Mallard tend to flight much later than the wigeon on our estuary and today followed the customary pattern. With tell tale chattering a good bunch of twenty or so had lifted from their nightly ‘stubbling’ inland. Most had flighted further along the salting, a thousand yards away, but a singleton had broken rank and followed the same line as the earlier wigeon. One can often predict whether a bird is likely to respond to a duck call. I often wait until they have ‘gone past’ before hailing them back. This was one of those opportunities. Think about it. All your mates have gone one way and you are suddenly on your own. If you heard a familiar voice behind you there’s every chance you would turn back? Can one balance human logic with wildfowl psyche? I often wonder. The Haydels DR-85 kicked out a pleading comeback note. The drake made his fateful turn and within minutes he too was lying prone on a turf of Puccinellia with a few dust grey breast feathers turning over violently in the wind across the salt marsh grass. Calling is a skill we all should all learn and practice well. Almost as the echo of the shot had faded, another drake mallard was homing in on me from the opposite direction. This one knew where he was going, the call had no effect so I stopped hailing immediately and waited. Wildfowlers Tip: Do not over call. He would cross right to left at 35 yards. The first shot didn’t compensate enough for his sheer speed and he flared upwards and back on the wind, at the shot. The quick second shot was now on target and he spiralled towards the water with a wing down. The third shot folded him dead to make sure the retrieve would be a simple one for Rolo. I always try to make sure that a visibly wounded bird is dead even if it means firing another ‘finishing’ shot at it. A true wildfowler has the utmost respect for his quarry. A diving bird can be awkward for a dog & a prolonged period of swimming in cold water can also sap the strength of your four legged companion. Wildfowlers Tip: Always hunt the tide line with your dog if a bird is wounded and lost over the water. A bird will often make its way back onto land. Two fine drake mallard and a cock wigeon now lay at the back of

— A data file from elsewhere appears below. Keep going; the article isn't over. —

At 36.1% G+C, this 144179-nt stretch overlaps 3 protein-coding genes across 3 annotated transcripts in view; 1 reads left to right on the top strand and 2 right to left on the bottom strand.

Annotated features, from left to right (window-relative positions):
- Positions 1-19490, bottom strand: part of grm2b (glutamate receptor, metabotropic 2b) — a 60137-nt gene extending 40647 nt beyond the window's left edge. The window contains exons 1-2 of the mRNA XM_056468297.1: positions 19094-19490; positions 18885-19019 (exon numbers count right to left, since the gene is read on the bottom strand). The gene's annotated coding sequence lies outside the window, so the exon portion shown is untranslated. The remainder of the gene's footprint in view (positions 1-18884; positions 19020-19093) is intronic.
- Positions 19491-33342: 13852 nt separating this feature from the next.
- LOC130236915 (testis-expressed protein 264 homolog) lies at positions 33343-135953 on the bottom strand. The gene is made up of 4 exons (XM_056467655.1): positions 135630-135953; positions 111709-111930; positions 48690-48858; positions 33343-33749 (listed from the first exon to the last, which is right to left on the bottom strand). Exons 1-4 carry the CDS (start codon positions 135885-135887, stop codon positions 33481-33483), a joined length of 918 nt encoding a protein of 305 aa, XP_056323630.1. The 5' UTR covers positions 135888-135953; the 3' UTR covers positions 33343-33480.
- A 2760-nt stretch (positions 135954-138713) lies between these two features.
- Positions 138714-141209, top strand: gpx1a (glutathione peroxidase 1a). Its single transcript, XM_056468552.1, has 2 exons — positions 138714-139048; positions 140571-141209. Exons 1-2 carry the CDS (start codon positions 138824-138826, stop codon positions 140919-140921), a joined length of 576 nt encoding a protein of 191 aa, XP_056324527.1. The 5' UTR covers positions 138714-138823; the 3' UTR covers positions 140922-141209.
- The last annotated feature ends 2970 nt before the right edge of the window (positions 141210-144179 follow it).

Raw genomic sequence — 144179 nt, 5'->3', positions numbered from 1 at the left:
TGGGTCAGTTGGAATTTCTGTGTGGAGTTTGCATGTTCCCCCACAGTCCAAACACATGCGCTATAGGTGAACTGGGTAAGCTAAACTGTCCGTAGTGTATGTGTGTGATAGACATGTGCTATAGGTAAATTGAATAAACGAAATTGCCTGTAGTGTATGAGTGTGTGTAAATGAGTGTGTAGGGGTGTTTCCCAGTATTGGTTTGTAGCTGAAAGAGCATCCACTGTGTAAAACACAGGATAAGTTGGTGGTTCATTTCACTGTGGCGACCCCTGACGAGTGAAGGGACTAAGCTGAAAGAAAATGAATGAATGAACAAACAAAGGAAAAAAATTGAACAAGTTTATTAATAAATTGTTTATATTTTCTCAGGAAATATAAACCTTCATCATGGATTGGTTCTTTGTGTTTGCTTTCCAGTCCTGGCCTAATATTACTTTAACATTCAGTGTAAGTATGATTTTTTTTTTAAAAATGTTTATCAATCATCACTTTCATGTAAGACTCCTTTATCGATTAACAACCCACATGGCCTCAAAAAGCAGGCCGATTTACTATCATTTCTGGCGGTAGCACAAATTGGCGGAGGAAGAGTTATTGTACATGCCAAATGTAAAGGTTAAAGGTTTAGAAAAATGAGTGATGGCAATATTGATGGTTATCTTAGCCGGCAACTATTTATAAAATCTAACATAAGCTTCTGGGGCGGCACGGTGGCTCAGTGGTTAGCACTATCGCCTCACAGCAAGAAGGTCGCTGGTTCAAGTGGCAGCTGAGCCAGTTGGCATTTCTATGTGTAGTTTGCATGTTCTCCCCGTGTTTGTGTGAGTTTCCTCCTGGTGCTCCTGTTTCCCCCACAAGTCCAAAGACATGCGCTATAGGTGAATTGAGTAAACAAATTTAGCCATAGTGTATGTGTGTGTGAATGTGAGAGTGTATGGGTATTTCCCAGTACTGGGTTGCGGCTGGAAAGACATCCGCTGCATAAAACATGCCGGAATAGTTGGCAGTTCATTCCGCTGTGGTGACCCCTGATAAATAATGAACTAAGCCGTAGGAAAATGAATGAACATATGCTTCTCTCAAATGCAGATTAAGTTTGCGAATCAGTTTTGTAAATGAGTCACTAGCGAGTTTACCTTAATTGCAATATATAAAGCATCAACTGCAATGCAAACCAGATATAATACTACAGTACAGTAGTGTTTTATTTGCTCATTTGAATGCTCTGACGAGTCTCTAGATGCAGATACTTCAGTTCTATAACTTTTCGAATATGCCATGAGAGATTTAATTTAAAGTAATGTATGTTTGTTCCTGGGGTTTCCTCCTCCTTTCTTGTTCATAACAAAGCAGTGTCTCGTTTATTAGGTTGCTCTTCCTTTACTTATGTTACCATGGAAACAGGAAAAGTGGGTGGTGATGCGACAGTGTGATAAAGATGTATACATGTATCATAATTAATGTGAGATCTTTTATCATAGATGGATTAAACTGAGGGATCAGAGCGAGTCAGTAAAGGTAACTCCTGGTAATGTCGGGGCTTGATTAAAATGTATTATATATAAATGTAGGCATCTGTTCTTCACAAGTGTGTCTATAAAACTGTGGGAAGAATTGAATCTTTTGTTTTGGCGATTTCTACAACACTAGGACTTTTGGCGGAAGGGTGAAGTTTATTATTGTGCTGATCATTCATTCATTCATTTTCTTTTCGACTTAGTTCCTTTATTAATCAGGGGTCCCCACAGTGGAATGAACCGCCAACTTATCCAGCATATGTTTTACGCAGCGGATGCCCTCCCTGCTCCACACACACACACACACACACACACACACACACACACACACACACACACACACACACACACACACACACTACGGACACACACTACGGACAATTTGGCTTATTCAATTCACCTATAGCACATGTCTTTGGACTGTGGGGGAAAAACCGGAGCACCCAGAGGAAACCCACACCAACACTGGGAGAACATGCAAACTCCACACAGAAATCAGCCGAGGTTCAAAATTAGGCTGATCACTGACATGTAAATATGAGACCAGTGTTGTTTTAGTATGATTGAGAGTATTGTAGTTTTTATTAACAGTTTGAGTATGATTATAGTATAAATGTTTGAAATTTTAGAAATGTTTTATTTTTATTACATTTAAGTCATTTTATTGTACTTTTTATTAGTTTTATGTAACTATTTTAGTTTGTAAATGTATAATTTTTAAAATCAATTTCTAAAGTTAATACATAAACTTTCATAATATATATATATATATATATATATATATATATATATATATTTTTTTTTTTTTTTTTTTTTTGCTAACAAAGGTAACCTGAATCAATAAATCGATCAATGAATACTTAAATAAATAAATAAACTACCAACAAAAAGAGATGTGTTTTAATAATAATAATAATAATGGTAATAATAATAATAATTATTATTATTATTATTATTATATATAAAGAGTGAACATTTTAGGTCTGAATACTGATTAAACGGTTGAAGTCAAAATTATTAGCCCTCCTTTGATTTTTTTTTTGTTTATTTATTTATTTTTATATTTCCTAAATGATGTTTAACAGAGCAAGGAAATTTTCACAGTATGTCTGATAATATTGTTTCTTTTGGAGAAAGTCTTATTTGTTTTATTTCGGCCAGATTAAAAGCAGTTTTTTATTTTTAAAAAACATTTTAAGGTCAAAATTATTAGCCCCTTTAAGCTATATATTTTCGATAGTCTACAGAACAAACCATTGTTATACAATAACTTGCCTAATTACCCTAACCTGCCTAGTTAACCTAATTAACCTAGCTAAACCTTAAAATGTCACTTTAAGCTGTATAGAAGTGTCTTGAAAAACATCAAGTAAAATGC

Wildfowlers Bag
A good bag & a great days wildfowling
me; a bag to make any morning flight additionally special. Time ticked onwards, a whole hour in fact, during which time I’d been captivated by two pure white Little egrets hunting the tide pools for tiny landlocked fish fry. How adept they are at their profession; another bona fide hunter with a plethora of patience, stealth and lightening reactions, just like the peregrine. It was a flicker of movement and simultaneous rush from a pair of bladed wings that snapped me back into ‘fowling action again as a ‘pinnie’ hurtled past on the wind. It was an automatic reflex that lifted the muzzle swiftly passed the outstretched head, the trigger finger squeezing instinctively to send the pintail crashing lifeless into the surf in a plume of spray. Of the legal wildfowl quarry this species is the most wary and the most elusive yet this one had been brought to the bag by a ‘fowlers basic field craft…. keep down in your gutter, keep your face out of sight and above all keep still!   


By Stotty:- ‘Paddlesdown Pro-staff’